We continue to work on our projects, updating and trying new ideas! Here is the latest news about Synote mobile, LexDis and ATbar.
Synote mobile has built on the work on Synote Researcher and allows users to not only take YouTube video with transcriptions and captions but to also annotate with the use of tags, colour and work on a mobile phone or tablet. The website has still to offer good search features but if you browse for recordings you will see the changes compared to the original version of Synote.
Lexdis is now running as a WordPress site with students and colleagues adding strategies directly from a link on the website. We really would like more strategies and are excited about the number that are coming related to mobile technologies.
Magnus has ensured that ATbar automatically updates so users no longer have to check for updates, the website has several additions including a wiki for guides and other ATbar related information, a forum for questions and a services section which includes a way of supporting the spell checking feature to improve results.
Nawar has worked on the desktop toolbar for Arabic users and this is now available for beta testing. It has four functions: an onscreen keyboard, a screen reader, a magnifier and colour overlays. Please become a beta tester and download the desktop toolbar from Github. This toolbar is very much ‘work in progress’! If you want to join the team in testing and wish to know more about this work please visit our project blog.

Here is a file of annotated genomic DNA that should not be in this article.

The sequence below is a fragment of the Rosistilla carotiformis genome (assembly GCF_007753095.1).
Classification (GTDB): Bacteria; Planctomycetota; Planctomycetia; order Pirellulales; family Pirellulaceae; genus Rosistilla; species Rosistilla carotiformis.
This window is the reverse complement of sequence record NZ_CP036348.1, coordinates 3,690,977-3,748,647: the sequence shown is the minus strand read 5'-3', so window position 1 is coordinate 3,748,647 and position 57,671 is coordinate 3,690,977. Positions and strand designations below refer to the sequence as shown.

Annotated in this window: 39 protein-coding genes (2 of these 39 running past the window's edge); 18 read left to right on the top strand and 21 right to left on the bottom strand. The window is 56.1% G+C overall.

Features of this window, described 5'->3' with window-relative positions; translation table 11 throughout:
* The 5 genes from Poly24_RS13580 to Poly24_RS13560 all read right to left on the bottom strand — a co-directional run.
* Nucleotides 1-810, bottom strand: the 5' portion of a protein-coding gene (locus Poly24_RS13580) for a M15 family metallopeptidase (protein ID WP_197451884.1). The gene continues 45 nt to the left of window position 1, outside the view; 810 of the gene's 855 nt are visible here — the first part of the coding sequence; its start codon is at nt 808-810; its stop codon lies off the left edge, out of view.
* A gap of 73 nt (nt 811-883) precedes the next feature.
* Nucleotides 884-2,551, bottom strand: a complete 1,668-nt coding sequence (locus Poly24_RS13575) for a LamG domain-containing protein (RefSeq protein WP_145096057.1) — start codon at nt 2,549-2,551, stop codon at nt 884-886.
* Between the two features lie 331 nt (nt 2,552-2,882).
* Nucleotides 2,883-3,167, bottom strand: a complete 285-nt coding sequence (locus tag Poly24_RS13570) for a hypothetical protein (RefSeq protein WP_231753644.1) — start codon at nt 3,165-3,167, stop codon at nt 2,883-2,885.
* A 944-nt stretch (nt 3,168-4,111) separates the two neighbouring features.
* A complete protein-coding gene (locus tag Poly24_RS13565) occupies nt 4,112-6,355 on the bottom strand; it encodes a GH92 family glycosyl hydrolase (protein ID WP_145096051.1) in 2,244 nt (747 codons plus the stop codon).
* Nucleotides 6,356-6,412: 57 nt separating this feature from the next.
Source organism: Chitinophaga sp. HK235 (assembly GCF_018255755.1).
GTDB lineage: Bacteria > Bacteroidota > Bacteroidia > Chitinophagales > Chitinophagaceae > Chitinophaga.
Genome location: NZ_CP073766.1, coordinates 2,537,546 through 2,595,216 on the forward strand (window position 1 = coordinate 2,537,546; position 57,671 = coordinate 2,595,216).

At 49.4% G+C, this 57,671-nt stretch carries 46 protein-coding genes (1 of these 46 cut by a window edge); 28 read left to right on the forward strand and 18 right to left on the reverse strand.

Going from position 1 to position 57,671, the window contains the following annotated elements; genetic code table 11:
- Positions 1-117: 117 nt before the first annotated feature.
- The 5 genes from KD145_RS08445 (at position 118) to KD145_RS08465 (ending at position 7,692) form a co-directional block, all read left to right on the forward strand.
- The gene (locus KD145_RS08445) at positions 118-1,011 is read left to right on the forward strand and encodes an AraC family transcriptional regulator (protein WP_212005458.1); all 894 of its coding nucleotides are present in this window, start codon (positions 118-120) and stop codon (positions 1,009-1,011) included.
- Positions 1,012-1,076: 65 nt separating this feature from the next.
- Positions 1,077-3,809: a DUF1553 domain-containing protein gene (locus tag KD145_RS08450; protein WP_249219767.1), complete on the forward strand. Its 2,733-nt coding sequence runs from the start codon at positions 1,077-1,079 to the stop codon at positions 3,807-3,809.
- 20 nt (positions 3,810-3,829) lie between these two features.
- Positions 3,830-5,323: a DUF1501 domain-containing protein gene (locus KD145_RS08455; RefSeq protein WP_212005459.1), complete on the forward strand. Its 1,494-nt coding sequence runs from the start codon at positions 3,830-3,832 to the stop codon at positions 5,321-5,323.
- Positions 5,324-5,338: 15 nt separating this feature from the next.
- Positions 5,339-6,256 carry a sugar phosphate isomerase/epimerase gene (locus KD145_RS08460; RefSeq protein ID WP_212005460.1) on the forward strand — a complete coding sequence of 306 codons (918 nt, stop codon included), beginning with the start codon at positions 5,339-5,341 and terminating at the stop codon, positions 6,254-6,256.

Both Mike and E.A are heading off to the States this week to talk about the Synote, LexDis, and Web2Access.
As the press release says, Mike is “going to present the latest developments in his award-winning web-based Synote at a symposium at the IBM TJ Watson Research Centre, New York on Monday 9 November.
It will be the first time Synote will be shown with its additional ability to “synchronise live notes taken using Twitter with synchronised lecture recordings and transcripts created using IBM’s speech recognition software.”
E.A. is off to the 12th Annual Accessing Higher Ground – Accessible Media, Web and Technology Conference in Colorado on Thursday 12 November to show how Seb Skuse, Russell Newman and Chris Phethean have developed a suite of accessibility tools that can help to make access to the web easier. This work has come about as a result of the findings of the JISC funded LexDis project which, as someone said “refuses to die!” Students are still coming forward with new strategies for the way they cope with their “Technology Enhanced Learning” (to include e-learning and mobile learning) environments and E.A. is keen to continue with this work so that the database can be kept up to date with the latest ideas.
The press release ends by saying: “In her presentation, E.A. will highlight the need to enhance the knowledge of a wider network of ‘informal experts’ and academic staff to enable them to introduce disabled students to the many web-based tools which are currently emerging. This would allow disabled students to further develop their skills and perhaps in time also become informal experts who would be willing to share the strategies they have developed with others as can be seen on the LexDis website.”